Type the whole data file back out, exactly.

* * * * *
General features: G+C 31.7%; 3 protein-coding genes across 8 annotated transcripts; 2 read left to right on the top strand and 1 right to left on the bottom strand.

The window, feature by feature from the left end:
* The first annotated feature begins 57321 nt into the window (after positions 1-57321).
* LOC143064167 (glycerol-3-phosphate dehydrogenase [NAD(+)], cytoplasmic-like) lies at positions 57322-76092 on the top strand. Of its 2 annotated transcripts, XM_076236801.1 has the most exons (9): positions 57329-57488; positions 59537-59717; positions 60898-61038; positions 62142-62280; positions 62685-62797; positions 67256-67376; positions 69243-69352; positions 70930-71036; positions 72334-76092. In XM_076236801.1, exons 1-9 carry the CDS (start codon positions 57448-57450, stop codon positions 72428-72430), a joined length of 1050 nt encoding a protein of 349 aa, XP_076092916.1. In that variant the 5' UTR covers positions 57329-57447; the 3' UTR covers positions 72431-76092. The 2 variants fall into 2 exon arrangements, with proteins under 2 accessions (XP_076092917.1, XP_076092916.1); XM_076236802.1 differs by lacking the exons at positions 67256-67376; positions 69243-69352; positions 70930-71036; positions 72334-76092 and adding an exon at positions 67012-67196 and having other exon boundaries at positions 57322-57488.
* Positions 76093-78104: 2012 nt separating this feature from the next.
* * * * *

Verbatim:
General features: G+C 31.7%; 3 protein-coding genes across 8 annotated transcripts; 2 read left to right on the top strand and 1 right to left on the bottom strand.

The window, feature by feature from the left end:
* The first annotated feature begins 57321 nt into the window (after positions 1-57321).
* LOC143064167 (glycerol-3-phosphate dehydrogenase [NAD(+)], cytoplasmic-like) lies at positions 57322-76092 on the top strand. Of its 2 annotated transcripts, XM_076236801.1 has the most exons (9): positions 57329-57488; positions 59537-59717; positions 60898-61038; positions 62142-62280; positions 62685-62797; positions 67256-67376; positions 69243-69352; positions 70930-71036; positions 72334-76092. In XM_076236801.1, exons 1-9 carry the CDS (start codon positions 57448-57450, stop codon positions 72428-72430), a joined length of 1050 nt encoding a protein of 349 aa, XP_076092916.1. In that variant the 5' UTR covers positions 57329-57447; the 3' UTR covers positions 72431-76092. The 2 variants fall into 2 exon arrangements, with proteins under 2 accessions (XP_076092917.1, XP_076092916.1); XM_076236802.1 differs by lacking the exons at positions 67256-67376; positions 69243-69352; positions 70930-71036; positions 72334-76092 and adding an exon at positions 67012-67196 and having other exon boundaries at positions 57322-57488.
* Positions 76093-78104: 2012 nt separating this feature from the next.